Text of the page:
Fungus may give farmers alternative

Kili Schwantes

An ISU entomology professor is conducting field experiments with a fungus that he said may eliminate the pervasive use of chemical insecticides and controversial genetically modified varieties of corn.

Leslie Lewis, professor of entomology, is working with entomology biological technicians Denny Bruck, graduate student in entomology, and Robert Gunnarson, technician with the U.S. Department of Agriculture. Lewis said they believe Beauveria bassiana, a fungus that naturally occurs in the environment, could effectively and safely combat the European corn borer.

Several Iowa farmers volunteered to let Lewis to spray their fields with the fungus in early July in 1998 and 1999.

Lewis said the corn borer travels upward and feeds on the shank of the ear and other parts of the plant, causing the stalk to weaken and making it difficult to harvest. The fungus kills the corn borer without harming the plant, he said, as he presented an insect covered with the furry white growth attached to an intact plant.

The goal of Lewis and his team is to further investigate how B. bassiana functions in the ecosystem. “We want to find out how it works, what we can do in nature to find out how it interacts in the ecosystem,” Bruck said. “We’re just trying to augment the system. We add granules that are coated with conidia [the fungal spore] and apply it to the corn plant.”

Bruck said the problem they are attempting to overcome is that the fungus is common but is not often found in high enough quantity to keep the corn borer below damaging levels.

Lewis said a benefit of the fungus use is that it may reduce cost to farmers because it stays in soil year after year. “Some of it stays until next season,” he said. “We’re trying to learn how it stays and how to get what’s in the environment to better express itself the following year.”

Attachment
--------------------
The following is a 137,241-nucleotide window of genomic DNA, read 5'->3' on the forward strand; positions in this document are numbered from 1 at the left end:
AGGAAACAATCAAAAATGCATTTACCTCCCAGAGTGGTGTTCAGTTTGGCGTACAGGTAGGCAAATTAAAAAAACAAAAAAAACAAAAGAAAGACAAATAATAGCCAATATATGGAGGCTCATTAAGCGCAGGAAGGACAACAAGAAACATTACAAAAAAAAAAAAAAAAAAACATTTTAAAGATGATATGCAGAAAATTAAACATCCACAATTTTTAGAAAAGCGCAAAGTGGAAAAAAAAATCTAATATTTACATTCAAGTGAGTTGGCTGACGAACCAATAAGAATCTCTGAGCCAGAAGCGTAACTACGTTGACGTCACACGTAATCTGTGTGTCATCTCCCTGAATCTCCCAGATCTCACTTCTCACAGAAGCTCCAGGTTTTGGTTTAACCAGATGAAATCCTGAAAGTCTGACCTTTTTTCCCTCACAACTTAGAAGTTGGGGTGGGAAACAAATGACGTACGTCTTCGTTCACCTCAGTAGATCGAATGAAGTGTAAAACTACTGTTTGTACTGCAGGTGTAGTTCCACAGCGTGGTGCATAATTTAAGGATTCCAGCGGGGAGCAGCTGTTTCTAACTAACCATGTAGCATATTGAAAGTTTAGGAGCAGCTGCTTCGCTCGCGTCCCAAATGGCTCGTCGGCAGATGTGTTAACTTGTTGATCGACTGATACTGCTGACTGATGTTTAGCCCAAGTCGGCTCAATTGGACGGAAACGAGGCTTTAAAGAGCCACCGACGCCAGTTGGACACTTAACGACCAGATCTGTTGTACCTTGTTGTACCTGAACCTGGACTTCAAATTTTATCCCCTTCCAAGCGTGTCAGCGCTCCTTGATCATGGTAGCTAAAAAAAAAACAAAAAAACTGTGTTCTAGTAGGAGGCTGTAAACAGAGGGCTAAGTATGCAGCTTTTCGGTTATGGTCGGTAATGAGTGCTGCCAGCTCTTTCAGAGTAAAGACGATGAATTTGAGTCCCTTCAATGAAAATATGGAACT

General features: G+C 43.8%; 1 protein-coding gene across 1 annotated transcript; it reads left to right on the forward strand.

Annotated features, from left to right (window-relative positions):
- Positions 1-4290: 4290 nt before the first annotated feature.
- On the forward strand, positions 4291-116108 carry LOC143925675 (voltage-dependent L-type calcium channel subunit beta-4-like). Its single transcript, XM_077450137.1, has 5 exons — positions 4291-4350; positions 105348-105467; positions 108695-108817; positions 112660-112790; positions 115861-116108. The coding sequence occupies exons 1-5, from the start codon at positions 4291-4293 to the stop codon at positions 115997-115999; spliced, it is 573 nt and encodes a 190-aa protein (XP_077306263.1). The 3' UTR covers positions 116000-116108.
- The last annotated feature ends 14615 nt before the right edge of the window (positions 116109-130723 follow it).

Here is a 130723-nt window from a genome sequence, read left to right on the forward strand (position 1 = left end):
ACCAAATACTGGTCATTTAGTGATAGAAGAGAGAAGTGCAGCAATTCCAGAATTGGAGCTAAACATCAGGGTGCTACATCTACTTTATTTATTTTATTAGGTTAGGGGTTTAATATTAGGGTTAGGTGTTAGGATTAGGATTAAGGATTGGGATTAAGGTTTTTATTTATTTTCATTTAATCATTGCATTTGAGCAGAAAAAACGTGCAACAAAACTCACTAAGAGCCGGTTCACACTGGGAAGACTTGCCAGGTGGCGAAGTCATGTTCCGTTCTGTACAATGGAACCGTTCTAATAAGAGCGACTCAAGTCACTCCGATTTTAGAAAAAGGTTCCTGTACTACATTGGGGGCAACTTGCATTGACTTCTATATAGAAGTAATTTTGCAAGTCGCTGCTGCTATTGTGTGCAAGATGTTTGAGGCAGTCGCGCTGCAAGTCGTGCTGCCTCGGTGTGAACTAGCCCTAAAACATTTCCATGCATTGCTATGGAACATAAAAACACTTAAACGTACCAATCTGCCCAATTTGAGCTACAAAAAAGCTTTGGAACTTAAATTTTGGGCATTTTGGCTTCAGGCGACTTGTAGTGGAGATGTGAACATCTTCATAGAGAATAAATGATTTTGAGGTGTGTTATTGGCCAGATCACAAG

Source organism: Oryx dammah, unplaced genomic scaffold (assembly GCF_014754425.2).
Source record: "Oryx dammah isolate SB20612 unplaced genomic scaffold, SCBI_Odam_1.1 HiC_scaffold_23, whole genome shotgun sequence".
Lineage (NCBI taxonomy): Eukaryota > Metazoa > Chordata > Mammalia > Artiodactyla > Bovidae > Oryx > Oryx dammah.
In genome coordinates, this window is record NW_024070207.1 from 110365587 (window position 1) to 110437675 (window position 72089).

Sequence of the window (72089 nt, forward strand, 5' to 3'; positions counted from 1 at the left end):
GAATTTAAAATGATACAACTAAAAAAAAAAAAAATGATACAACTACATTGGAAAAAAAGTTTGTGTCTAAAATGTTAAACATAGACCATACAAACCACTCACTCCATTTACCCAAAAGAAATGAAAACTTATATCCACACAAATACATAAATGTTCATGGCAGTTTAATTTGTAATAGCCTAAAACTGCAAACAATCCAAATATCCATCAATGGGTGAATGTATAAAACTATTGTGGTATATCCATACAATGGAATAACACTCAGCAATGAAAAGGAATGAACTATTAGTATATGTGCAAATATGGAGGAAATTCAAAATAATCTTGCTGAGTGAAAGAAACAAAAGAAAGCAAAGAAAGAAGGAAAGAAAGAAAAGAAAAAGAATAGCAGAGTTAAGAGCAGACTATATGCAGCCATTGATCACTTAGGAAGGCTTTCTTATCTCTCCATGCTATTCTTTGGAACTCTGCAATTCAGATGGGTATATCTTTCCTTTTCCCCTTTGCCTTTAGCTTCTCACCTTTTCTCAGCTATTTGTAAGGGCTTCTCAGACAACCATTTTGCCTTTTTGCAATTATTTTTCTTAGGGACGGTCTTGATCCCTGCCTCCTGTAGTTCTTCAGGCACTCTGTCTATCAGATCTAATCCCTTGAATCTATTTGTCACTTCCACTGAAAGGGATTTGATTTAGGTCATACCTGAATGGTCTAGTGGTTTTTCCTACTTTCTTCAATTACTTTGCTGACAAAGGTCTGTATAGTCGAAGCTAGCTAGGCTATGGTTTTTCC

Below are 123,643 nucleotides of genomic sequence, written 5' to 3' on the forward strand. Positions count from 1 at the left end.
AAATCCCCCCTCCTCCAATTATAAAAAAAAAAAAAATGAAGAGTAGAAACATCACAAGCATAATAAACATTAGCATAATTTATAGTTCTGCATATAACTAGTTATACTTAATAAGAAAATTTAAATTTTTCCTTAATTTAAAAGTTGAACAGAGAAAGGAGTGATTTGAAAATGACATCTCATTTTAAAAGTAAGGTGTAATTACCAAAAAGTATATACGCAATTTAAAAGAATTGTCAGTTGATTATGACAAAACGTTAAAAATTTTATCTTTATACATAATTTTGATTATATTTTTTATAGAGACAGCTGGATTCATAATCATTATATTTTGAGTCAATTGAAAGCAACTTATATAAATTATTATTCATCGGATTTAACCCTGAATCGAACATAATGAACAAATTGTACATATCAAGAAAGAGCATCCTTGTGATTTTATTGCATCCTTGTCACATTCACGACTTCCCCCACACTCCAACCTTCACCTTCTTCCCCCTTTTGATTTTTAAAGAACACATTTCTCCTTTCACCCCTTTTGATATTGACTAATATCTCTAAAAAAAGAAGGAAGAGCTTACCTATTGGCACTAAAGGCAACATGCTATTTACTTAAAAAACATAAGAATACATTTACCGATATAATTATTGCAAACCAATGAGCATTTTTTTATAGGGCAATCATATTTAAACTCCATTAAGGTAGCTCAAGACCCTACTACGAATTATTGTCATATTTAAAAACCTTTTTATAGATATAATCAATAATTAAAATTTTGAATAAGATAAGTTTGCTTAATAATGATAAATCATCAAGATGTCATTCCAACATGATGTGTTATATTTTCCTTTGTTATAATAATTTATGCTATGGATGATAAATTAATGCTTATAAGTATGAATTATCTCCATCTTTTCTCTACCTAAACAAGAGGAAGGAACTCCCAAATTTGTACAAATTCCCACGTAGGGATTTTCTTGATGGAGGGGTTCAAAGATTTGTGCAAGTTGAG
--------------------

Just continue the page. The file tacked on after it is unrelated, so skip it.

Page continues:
Gunnarson said there is an additional advantage with the use of this alternative pest control. “If you use it instead of an insecticide, the insecticide would not be running into water,” he said.

Since the fungus is not genetically modified, Bruck said, it could be of interest to organic farmers. “It gives farmers an alternative in pest control,” he said.

Dennis McLaughlin, a farmer from Cumming, has abstained from using chemical insecticides or genetically-modified varieties like Bacillus thuringiensis (Bt) corn. “We’re leaning toward organic, but we’re not there yet,” he said. “I just never felt the economic loss justified the use of pesticides.”

Ronald Brunk, a farmer from Eldora who had his field inoculated with the fungus at the same time as McLaughlin, said this method of pest control is preferable to the use of chemical insecticides.

Brunk said previously he had used pesticides and Bt corn, although the corn Lewis treated was not chemically treated or genetically engineered. “We [now] try to stay away from insecticides,” he said.

Some of the debate over the use of Bt corn emerged after a study was conducted on the mortality rate of the monarch butterfly larvae that fed on milkweed dusted with pollen from the genetically modified corn.